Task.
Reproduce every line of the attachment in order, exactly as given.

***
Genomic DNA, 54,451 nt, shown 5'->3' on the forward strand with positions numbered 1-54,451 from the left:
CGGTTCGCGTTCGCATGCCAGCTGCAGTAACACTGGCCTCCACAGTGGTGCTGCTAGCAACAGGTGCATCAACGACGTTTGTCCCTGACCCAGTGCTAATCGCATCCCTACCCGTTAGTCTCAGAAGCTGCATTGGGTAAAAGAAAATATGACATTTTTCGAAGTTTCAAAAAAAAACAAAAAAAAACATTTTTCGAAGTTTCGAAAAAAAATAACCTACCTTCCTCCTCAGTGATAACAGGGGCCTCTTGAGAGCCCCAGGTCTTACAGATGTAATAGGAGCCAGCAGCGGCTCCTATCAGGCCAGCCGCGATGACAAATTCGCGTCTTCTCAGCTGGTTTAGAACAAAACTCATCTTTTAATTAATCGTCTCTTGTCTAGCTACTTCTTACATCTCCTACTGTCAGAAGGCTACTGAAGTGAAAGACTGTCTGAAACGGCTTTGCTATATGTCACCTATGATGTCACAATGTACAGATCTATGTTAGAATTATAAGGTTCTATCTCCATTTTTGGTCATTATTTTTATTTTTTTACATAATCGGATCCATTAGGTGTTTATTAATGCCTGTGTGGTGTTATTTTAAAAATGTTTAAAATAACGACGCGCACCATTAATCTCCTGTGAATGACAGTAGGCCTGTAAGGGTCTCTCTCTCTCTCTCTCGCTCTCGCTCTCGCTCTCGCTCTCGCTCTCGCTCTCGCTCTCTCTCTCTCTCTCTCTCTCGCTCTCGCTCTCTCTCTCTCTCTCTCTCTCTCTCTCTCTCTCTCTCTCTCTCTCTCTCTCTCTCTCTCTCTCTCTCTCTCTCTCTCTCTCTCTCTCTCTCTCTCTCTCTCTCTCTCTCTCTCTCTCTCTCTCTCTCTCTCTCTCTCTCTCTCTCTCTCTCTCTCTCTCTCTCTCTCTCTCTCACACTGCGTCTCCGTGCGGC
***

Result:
Genomic DNA, 54,451 nt, shown 5'->3' on the forward strand with positions numbered 1-54,451 from the left:
CGGTTCGCGTTCGCATGCCAGCTGCAGTAACACTGGCCTCCACAGTGGTGCTGCTAGCAACAGGTGCATCAACGACGTTTGTCCCTGACCCAGTGCTAATCGCATCCCTACCCGTTAGTCTCAGAAGCTGCATTGGGTAAAAGAAAATATGACATTTTTCGAAGTTTCAAAAAAAAACAAAAAAAAACATTTTTCGAAGTTTCGAAAAAAAATAACCTACCTTCCTCCTCAGTGATAACAGGGGCCTCTTGAGAGCCCCAGGTCTTACAGATGTAATAGGAGCCAGCAGCGGCTCCTATCAGGCCAGCCGCGATGACAAATTCGCGTCTTCTCAGCTGGTTTAGAACAAAACTCATCTTTTAATTAATCGTCTCTTGTCTAGCTACTTCTTACATCTCCTACTGTCAGAAGGCTACTGAAGTGAAAGACTGTCTGAAACGGCTTTGCTATATGTCACCTATGATGTCACAATGTACAGATCTATGTTAGAATTATAAGGTTCTATCTCCATTTTTGGTCATTATTTTTATTTTTTTACATAATCGGATCCATTAGGTGTTTATTAATGCCTGTGTGGTGTTATTTTAAAAATGTTTAAAATAACGACGCGCACCATTAATCTCCTGTGAATGACAGTAGGCCTGTAAGGGTCTCTCTCTCTCTCTCTCGCTCTCGCTCTCGCTCTCGCTCTCGCTCTCGCTCTCGCTCTCTCTCTCTCTCTCTCTCTCGCTCTCGCTCTCTCTCTCTCTCTCTCTCTCTCTCTCTCTCTCTCTCTCTCTCTCTCTCTCTCTCTCTCTCTCTCTCTCTCTCTCTCTCTCTCTCTCTCTCTCTCTCTCTCTCTCTCTCTCTCTCTCTCTCTCTCTCTCTCTCTCTCTCTCTCTCTCTCTCTCTCTCTCTCTCTCTCTCTCTCACACTGCGTCTCCGTGCGGC